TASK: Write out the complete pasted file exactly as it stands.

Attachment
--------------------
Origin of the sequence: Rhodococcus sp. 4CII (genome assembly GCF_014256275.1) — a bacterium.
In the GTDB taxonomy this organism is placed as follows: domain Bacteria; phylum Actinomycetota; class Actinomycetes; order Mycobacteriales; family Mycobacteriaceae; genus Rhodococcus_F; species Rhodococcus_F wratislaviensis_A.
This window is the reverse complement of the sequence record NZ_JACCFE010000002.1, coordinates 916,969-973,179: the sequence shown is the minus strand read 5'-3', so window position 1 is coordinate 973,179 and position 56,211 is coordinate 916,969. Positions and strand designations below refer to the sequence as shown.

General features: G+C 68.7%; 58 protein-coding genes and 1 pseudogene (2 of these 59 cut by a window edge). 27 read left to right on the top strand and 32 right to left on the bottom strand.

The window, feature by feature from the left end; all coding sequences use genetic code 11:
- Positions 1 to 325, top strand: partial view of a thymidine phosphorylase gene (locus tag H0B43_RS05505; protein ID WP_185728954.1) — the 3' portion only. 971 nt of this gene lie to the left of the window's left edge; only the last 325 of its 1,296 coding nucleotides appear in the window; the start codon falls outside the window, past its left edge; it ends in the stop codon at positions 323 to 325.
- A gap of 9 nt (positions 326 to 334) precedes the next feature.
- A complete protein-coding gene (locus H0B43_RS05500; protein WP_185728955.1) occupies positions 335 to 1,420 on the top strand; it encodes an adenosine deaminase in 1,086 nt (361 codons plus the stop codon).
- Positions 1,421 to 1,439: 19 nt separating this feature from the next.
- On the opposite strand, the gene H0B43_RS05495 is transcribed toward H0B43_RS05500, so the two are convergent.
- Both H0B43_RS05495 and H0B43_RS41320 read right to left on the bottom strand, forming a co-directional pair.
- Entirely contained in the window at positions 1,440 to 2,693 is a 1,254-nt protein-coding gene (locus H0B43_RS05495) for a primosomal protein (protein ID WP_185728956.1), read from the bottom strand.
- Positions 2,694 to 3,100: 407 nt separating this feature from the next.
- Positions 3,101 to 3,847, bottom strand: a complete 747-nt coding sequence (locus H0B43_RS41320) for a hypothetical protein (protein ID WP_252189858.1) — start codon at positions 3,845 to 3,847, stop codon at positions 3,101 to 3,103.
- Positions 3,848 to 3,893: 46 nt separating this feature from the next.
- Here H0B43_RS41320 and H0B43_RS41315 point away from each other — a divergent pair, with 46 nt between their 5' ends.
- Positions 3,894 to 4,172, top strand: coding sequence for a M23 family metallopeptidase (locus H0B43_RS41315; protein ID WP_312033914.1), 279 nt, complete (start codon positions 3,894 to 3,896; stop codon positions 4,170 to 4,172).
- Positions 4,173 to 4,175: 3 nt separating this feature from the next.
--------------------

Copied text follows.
Origin of the sequence: Rhodococcus sp. 4CII (genome assembly GCF_014256275.1) — a bacterium.
In the GTDB taxonomy this organism is placed as follows: domain Bacteria; phylum Actinomycetota; class Actinomycetes; order Mycobacteriales; family Mycobacteriaceae; genus Rhodococcus_F; species Rhodococcus_F wratislaviensis_A.
This window is the reverse complement of the sequence record NZ_JACCFE010000002.1, coordinates 916,969-973,179: the sequence shown is the minus strand read 5'-3', so window position 1 is coordinate 973,179 and position 56,211 is coordinate 916,969. Positions and strand designations below refer to the sequence as shown.

General features: G+C 68.7%; 58 protein-coding genes and 1 pseudogene (2 of these 59 cut by a window edge). 27 read left to right on the top strand and 32 right to left on the bottom strand.

The window, feature by feature from the left end; all coding sequences use genetic code 11:
- Positions 1 to 325, top strand: partial view of a thymidine phosphorylase gene (locus tag H0B43_RS05505; protein ID WP_185728954.1) — the 3' portion only. 971 nt of this gene lie to the left of the window's left edge; only the last 325 of its 1,296 coding nucleotides appear in the window; the start codon falls outside the window, past its left edge; it ends in the stop codon at positions 323 to 325.
- A gap of 9 nt (positions 326 to 334) precedes the next feature.
- A complete protein-coding gene (locus H0B43_RS05500; protein WP_185728955.1) occupies positions 335 to 1,420 on the top strand; it encodes an adenosine deaminase in 1,086 nt (361 codons plus the stop codon).
- Positions 1,421 to 1,439: 19 nt separating this feature from the next.
- On the opposite strand, the gene H0B43_RS05495 is transcribed toward H0B43_RS05500, so the two are convergent.
- Both H0B43_RS05495 and H0B43_RS41320 read right to left on the bottom strand, forming a co-directional pair.
- Entirely contained in the window at positions 1,440 to 2,693 is a 1,254-nt protein-coding gene (locus H0B43_RS05495) for a primosomal protein (protein ID WP_185728956.1), read from the bottom strand.
- Positions 2,694 to 3,100: 407 nt separating this feature from the next.
- Positions 3,101 to 3,847, bottom strand: a complete 747-nt coding sequence (locus H0B43_RS41320) for a hypothetical protein (protein ID WP_252189858.1) — start codon at positions 3,845 to 3,847, stop codon at positions 3,101 to 3,103.
- Positions 3,848 to 3,893: 46 nt separating this feature from the next.
- Here H0B43_RS41320 and H0B43_RS41315 point away from each other — a divergent pair, with 46 nt between their 5' ends.
- Positions 3,894 to 4,172, top strand: coding sequence for a M23 family metallopeptidase (locus H0B43_RS41315; protein ID WP_312033914.1), 279 nt, complete (start codon positions 3,894 to 3,896; stop codon positions 4,170 to 4,172).
- Positions 4,173 to 4,175: 3 nt separating this feature from the next.